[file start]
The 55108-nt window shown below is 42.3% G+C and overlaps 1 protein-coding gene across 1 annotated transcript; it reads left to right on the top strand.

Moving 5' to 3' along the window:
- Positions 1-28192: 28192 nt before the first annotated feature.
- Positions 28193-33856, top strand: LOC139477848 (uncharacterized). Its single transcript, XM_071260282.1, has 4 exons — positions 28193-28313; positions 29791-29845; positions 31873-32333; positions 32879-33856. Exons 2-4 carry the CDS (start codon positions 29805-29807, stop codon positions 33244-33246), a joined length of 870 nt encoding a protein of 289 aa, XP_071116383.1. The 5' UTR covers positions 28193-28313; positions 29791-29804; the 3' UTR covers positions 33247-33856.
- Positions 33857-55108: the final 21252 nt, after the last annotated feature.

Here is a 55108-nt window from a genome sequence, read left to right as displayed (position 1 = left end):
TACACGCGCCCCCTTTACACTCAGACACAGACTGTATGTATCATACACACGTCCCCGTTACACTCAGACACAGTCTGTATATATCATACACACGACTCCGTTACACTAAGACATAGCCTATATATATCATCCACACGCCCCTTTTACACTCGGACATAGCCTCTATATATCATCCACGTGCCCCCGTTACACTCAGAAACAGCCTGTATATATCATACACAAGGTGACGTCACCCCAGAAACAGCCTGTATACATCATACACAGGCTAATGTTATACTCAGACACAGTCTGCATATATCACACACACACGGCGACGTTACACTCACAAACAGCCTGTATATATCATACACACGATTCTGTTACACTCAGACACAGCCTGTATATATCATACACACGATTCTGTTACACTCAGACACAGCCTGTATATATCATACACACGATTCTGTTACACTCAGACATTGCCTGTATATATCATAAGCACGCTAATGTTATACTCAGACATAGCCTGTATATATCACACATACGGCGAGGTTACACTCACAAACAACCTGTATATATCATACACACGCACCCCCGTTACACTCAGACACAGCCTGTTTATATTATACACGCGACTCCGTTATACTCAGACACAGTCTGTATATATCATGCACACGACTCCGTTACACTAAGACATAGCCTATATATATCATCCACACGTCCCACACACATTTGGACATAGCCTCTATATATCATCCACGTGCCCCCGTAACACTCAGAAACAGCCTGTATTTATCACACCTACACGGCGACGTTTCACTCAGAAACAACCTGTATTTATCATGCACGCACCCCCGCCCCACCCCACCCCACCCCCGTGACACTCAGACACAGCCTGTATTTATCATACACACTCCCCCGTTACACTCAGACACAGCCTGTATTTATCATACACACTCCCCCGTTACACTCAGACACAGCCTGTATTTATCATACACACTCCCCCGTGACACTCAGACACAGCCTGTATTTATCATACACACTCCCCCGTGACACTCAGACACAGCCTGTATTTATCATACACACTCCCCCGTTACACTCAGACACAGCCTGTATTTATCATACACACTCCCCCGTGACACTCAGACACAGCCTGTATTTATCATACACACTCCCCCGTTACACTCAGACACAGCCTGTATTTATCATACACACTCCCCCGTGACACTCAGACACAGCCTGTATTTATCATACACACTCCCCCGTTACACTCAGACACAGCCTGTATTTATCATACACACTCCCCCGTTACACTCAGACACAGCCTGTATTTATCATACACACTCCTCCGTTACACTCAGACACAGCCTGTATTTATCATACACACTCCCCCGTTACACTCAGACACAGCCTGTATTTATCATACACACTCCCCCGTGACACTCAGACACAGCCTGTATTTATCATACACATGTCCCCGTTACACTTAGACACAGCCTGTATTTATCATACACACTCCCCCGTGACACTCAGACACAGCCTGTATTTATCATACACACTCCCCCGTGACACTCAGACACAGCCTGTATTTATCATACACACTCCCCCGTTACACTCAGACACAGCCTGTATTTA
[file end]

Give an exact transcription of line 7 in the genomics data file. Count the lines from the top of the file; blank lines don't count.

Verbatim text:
TACACGCGCCCCCTTTACACTCAGACACAGACTGTATGTATCATACACACGTCCCCGTTACACTCAGACACAGTCTGTATATATCATACACACGACTCCGTTACACTAAGACATAGCCTATATATATCATCCACACGCCCCTTTTACACTCGGACATAGCCTCTATATATCATCCACGTGCCCCCGTTACACTCAGAAACAGCCTGTATATATCATACACAAGGTGACGTCACCCCAGAAACAGCCTGTATACATCATACACAGGCTAATGTTATACTCAGACACAGTCTGCATATATCACACACACACGGCGACGTTACACTCACAAACAGCCTGTATATATCATACACACGATTCTGTTACACTCAGACACAGCCTGTATATATCATACACACGATTCTGTTACACTCAGACACAGCCTGTATATATCATACACACGATTCTGTTACACTCAGACATTGCCTGTATATATCATAAGCACGCTAATGTTATACTCAGACATAGCCTGTATATATCACACATACGGCGAGGTTACACTCACAAACAACCTGTATATATCATACACACGCACCCCCGTTACACTCAGACACAGCCTGTTTATATTATACACGCGACTCCGTTATACTCAGACACAGTCTGTATATATCATGCACACGACTCCGTTACACTAAGACATAGCCTATATATATCATCCACACGTCCCACACACATTTGGACATAGCCTCTATATATCATCCACGTGCCCCCGTAACACTCAGAAACAGCCTGTATTTATCACACCTACACGGCGACGTTTCACTCAGAAACAACCTGTATTTATCATGCACGCACCCCCGCCCCACCCCACCCCACCCCCGTGACACTCAGACACAGCCTGTATTTATCATACACACTCCCCCGTTACACTCAGACACAGCCTGTATTTATCATACACACTCCCCCGTTACACTCAGACACAGCCTGTATTTATCATACACACTCCCCCGTGACACTCAGACACAGCCTGTATTTATCATACACACTCCCCCGTGACACTCAGACACAGCCTGTATTTATCATACACACTCCCCCGTTACACTCAGACACAGCCTGTATTTATCATACACACTCCCCCGTGACACTCAGACACAGCCTGTATTTATCATACACACTCCCCCGTTACACTCAGACACAGCCTGTATTTATCATACACACTCCCCCGTGACACTCAGACACAGCCTGTATTTATCATACACACTCCCCCGTTACACTCAGACACAGCCTGTATTTATCATACACACTCCCCCGTTACACTCAGACACAGCCTGTATTTATCATACACACTCCTCCGTTACACTCAGACACAGCCTGTATTTATCATACACACTCCCCCGTTACACTCAGACACAGCCTGTATTTATCATACACACTCCCCCGTGACACTCAGACACAGCCTGTATTTATCATACACATGTCCCCGTTACACTTAGACACAGCCTGTATTTATCATACACACTCCCCCGTGACACTCAGACACAGCCTGTATTTATCATACACACTCCCCCGTGACACTCAGACACAGCCTGTATTTATCATACACACTCCCCCGTTACACTCAGACACAGCCTGTATTTA